An intriguing novel that looks at the ways that people cope with the pain in their lives.

LEAVING THE BEACH

A NOVEL OF OBSESSION AND MUSIC

Rowen’s (Living by Ear, 2013) novel about an obsessive music fan examines how people use their fantasies as a method of coping with reality.

Erin Reardon is a self-conscious woman who struggles with bulimia who’s also a fanatical rock music devotee. The novel alternates between two time periods in her life, starting with her upbringing, during which she loses her father, develops an eating disorder, heads off to college, and learns to love rock stars such as David Bowie, Bruce Springsteen and Elvis Costello. In the second time period, during her adulthood, she gets a job selling T-shirts, begins an inappropriate sexual affair with her boss, and develops an obsession with Lenny Weir, a former music superstar currently suffering from heroin addiction. The story chronicles Erin’s struggle to recover from her eating disorder while simultaneously attempting to develop real, meaningful relationships in her life. Rowen’s juxtaposition of the two timelines is often useful; seeing where Erin came from helps readers to understand her later neuroses as an adult. The book gracefully grapples with several important issues, including alcohol and drug addiction, loss, grief and sexuality. It also offers a unique look at an eating disorder from the sufferer’s perspective, describing bulimia frankly and graphically (“When it was over, tears would pour from my eyes, and my face would be spattered with puke and toilet water….I’d feel disgusting, and used, and dirty”). However, there are also many entertaining pop-culture references to offset the weighty themes. Music lovers, in particular, will appreciate the very specific rock trivia that the author cleverly provides throughout the story.

An intriguing novel that looks at the ways that people cope with the pain in their lives.

Pub Date: March 27, 2014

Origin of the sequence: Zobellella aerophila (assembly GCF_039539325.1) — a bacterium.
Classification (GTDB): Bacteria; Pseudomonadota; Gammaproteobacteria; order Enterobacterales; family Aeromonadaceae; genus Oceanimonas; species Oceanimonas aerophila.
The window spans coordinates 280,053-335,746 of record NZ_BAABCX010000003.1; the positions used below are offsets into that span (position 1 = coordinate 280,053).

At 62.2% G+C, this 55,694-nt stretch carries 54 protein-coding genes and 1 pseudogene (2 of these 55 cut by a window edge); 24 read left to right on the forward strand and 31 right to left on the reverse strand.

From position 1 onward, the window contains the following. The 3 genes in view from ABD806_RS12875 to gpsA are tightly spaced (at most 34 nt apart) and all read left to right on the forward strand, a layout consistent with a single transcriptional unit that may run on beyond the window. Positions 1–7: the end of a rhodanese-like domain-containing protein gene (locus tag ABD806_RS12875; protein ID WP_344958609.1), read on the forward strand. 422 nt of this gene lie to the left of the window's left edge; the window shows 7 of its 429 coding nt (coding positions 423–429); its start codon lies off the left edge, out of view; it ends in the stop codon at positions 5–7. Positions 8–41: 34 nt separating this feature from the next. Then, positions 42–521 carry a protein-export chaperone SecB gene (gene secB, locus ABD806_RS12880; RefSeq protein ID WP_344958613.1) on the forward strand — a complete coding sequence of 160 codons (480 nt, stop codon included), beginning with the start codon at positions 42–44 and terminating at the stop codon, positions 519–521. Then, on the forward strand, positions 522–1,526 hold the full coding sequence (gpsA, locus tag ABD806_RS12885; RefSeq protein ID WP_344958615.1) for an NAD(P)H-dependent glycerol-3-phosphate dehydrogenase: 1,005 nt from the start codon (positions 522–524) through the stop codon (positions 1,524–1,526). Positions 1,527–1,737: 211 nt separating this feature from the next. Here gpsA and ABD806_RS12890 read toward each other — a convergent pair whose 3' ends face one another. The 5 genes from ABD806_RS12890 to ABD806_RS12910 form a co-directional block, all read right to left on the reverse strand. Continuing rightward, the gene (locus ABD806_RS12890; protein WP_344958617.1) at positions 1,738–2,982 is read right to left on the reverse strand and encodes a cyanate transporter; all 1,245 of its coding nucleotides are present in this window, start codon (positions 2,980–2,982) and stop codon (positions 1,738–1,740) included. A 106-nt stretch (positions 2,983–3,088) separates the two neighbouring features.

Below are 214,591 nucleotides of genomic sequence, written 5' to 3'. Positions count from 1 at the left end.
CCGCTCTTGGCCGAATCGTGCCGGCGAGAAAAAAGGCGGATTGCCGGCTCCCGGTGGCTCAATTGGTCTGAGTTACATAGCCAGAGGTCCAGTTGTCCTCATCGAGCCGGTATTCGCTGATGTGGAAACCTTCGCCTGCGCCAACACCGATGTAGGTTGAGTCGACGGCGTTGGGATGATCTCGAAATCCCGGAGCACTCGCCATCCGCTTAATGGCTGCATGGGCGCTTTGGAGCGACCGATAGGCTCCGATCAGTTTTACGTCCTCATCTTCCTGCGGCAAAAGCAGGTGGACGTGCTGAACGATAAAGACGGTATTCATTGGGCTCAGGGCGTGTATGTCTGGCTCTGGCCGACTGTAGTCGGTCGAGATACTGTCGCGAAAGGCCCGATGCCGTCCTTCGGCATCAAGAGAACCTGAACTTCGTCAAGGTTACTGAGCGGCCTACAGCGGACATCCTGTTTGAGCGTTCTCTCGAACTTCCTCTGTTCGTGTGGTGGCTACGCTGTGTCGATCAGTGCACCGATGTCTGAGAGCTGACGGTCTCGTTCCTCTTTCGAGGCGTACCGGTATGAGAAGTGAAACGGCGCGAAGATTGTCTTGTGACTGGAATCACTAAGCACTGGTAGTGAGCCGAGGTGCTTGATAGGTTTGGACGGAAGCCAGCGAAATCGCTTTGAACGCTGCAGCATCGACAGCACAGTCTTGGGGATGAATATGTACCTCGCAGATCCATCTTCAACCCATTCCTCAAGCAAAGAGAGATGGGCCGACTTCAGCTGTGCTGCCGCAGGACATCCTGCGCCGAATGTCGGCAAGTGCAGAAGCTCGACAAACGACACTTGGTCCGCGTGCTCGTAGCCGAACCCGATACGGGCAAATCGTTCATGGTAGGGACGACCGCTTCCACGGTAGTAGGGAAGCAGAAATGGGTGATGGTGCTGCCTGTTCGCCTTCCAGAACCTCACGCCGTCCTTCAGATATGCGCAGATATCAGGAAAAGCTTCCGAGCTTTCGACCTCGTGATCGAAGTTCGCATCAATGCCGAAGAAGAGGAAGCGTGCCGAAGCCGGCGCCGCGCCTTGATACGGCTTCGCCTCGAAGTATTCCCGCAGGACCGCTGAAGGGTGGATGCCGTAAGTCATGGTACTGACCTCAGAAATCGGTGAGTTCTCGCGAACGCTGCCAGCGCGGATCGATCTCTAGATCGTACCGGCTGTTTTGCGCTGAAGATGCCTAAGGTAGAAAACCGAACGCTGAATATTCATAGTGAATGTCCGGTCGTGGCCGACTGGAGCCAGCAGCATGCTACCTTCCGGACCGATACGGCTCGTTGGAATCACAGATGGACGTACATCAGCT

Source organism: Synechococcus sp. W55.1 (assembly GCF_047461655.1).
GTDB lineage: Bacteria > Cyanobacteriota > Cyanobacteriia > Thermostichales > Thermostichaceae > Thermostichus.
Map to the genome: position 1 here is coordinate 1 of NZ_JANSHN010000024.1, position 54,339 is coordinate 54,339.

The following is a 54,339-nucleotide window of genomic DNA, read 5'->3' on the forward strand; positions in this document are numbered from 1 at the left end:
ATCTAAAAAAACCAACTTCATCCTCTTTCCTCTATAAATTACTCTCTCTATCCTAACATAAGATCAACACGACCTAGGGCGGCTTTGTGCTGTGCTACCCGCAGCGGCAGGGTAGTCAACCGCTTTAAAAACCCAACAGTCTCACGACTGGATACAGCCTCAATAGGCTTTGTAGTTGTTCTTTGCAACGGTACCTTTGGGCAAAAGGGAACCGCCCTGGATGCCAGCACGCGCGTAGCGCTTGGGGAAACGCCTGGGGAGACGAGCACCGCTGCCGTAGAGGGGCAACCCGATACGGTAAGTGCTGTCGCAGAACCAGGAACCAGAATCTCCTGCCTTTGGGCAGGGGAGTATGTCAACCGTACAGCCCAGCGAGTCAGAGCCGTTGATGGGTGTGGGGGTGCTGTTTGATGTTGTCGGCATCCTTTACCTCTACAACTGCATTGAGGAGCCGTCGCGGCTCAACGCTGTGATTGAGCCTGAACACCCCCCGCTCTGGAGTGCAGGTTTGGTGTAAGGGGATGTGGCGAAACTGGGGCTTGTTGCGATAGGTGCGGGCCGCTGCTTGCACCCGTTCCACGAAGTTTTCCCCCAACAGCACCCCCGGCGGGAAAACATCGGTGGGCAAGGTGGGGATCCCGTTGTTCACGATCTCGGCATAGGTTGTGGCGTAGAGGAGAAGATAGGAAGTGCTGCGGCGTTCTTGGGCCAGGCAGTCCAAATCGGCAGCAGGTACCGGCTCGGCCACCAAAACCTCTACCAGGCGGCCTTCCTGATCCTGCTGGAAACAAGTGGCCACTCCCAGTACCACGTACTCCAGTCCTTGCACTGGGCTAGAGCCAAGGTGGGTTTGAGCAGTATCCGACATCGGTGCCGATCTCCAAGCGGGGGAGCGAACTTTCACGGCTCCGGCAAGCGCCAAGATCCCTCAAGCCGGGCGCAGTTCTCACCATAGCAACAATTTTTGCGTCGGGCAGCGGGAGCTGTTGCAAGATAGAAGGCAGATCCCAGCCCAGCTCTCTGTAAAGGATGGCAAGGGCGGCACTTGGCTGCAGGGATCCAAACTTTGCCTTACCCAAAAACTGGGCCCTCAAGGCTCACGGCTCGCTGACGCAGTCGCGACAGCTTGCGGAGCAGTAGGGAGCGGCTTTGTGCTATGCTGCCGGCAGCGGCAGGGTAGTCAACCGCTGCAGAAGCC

ISBN: N/A

Page Count: 282

Publisher: Booktrope

Review Posted Online: April 9, 2014

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A tasty, if not always tasteful, tale of supernatural mayhem that fans of King and Crichton alike will enjoy.

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DEVOLUTION

Are we not men? We are—well, ask Bigfoot, as Brooks does in this delightful yarn, following on his bestseller World War Z (2006).

A zombie apocalypse is one thing. A volcanic eruption is quite another, for, as the journalist who does a framing voice-over narration for Brooks’ latest puts it, when Mount Rainier popped its cork, “it was the psychological aspect, the hyperbole-fueled hysteria that had ended up killing the most people.” Maybe, but the sasquatches whom the volcano displaced contributed to the statistics, too, if only out of self-defense. Brooks places the epicenter of the Bigfoot war in a high-tech hideaway populated by the kind of people you might find in a Jurassic Park franchise: the schmo who doesn’t know how to do much of anything but tries anyway, the well-intentioned bleeding heart, the know-it-all intellectual who turns out to know the wrong things, the immigrant with a tough backstory and an instinct for survival. Indeed, the novel does double duty as a survival manual, packed full of good advice—for instance, try not to get wounded, for “injury turns you from a giver to a taker. Taking up our resources, our time to care for you.” Brooks presents a case for making room for Bigfoot in the world while peppering his narrative with timely social criticism about bad behavior on the human side of the conflict: The explosion of Rainier might have been better forecast had the president not slashed the budget of the U.S. Geological Survey, leading to “immediate suspension of the National Volcano Early Warning System,” and there’s always someone around looking to monetize the natural disaster and the sasquatch-y onslaught that follows. Brooks is a pro at building suspense even if it plays out in some rather spectacularly yucky episodes, one involving a short spear that takes its name from “the sucking sound of pulling it out of the dead man’s heart and lungs.” Grossness aside, it puts you right there on the scene.